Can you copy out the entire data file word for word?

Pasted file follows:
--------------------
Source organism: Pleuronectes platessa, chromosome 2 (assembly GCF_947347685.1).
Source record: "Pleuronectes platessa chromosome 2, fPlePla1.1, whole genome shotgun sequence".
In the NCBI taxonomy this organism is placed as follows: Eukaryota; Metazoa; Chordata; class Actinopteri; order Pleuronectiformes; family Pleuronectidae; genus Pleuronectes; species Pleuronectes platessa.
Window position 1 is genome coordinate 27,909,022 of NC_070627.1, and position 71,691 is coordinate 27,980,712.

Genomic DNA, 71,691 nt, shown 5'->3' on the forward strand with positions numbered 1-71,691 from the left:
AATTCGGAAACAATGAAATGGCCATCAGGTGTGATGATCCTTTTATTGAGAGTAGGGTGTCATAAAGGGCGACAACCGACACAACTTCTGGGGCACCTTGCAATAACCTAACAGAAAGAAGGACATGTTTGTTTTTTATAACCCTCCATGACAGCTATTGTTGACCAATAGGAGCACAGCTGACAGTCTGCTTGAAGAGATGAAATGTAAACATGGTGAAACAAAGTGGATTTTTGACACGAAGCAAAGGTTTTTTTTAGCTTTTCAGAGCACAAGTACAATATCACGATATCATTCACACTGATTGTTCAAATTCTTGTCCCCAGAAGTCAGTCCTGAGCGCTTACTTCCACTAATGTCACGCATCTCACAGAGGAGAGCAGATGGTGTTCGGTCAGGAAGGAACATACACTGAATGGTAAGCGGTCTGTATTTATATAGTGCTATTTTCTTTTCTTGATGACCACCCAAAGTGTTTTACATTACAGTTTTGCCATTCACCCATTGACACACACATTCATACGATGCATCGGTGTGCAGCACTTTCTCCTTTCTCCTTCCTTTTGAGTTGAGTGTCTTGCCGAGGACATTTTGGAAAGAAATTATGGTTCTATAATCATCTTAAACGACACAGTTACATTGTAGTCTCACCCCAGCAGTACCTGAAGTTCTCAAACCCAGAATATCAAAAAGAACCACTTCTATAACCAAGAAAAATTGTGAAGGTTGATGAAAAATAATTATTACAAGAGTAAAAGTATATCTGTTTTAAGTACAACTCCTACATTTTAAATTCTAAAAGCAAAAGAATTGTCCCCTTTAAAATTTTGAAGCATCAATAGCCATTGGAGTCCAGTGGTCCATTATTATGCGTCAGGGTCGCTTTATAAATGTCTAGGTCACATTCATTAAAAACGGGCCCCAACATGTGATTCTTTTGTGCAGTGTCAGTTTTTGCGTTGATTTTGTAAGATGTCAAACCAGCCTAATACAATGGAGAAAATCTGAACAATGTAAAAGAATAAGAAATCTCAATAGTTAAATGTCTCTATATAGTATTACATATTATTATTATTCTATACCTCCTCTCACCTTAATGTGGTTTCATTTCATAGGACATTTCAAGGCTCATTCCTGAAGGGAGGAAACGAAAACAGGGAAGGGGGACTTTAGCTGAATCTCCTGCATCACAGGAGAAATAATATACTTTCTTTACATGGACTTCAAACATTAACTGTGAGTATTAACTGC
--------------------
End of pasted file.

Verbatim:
Source organism: Pleuronectes platessa, chromosome 2 (assembly GCF_947347685.1).
Source record: "Pleuronectes platessa chromosome 2, fPlePla1.1, whole genome shotgun sequence".
In the NCBI taxonomy this organism is placed as follows: Eukaryota; Metazoa; Chordata; class Actinopteri; order Pleuronectiformes; family Pleuronectidae; genus Pleuronectes; species Pleuronectes platessa.
Window position 1 is genome coordinate 27,909,022 of NC_070627.1, and position 71,691 is coordinate 27,980,712.

Genomic DNA, 71,691 nt, shown 5'->3' on the forward strand with positions numbered 1-71,691 from the left:
AATTCGGAAACAATGAAATGGCCATCAGGTGTGATGATCCTTTTATTGAGAGTAGGGTGTCATAAAGGGCGACAACCGACACAACTTCTGGGGCACCTTGCAATAACCTAACAGAAAGAAGGACATGTTTGTTTTTTATAACCCTCCATGACAGCTATTGTTGACCAATAGGAGCACAGCTGACAGTCTGCTTGAAGAGATGAAATGTAAACATGGTGAAACAAAGTGGATTTTTGACACGAAGCAAAGGTTTTTTTTAGCTTTTCAGAGCACAAGTACAATATCACGATATCATTCACACTGATTGTTCAAATTCTTGTCCCCAGAAGTCAGTCCTGAGCGCTTACTTCCACTAATGTCACGCATCTCACAGAGGAGAGCAGATGGTGTTCGGTCAGGAAGGAACATACACTGAATGGTAAGCGGTCTGTATTTATATAGTGCTATTTTCTTTTCTTGATGACCACCCAAAGTGTTTTACATTACAGTTTTGCCATTCACCCATTGACACACACATTCATACGATGCATCGGTGTGCAGCACTTTCTCCTTTCTCCTTCCTTTTGAGTTGAGTGTCTTGCCGAGGACATTTTGGAAAGAAATTATGGTTCTATAATCATCTTAAACGACACAGTTACATTGTAGTCTCACCCCAGCAGTACCTGAAGTTCTCAAACCCAGAATATCAAAAAGAACCACTTCTATAACCAAGAAAAATTGTGAAGGTTGATGAAAAATAATTATTACAAGAGTAAAAGTATATCTGTTTTAAGTACAACTCCTACATTTTAAATTCTAAAAGCAAAAGAATTGTCCCCTTTAAAATTTTGAAGCATCAATAGCCATTGGAGTCCAGTGGTCCATTATTATGCGTCAGGGTCGCTTTATAAATGTCTAGGTCACATTCATTAAAAACGGGCCCCAACATGTGATTCTTTTGTGCAGTGTCAGTTTTTGCGTTGATTTTGTAAGATGTCAAACCAGCCTAATACAATGGAGAAAATCTGAACAATGTAAAAGAATAAGAAATCTCAATAGTTAAATGTCTCTATATAGTATTACATATTATTATTATTCTATACCTCCTCTCACCTTAATGTGGTTTCATTTCATAGGACATTTCAAGGCTCATTCCTGAAGGGAGGAAACGAAAACAGGGAAGGGGGACTTTAGCTGAATCTCCTGCATCACAGGAGAAATAATATACTTTCTTTACATGGACTTCAAACATTAACTGTGAGTATTAACTGC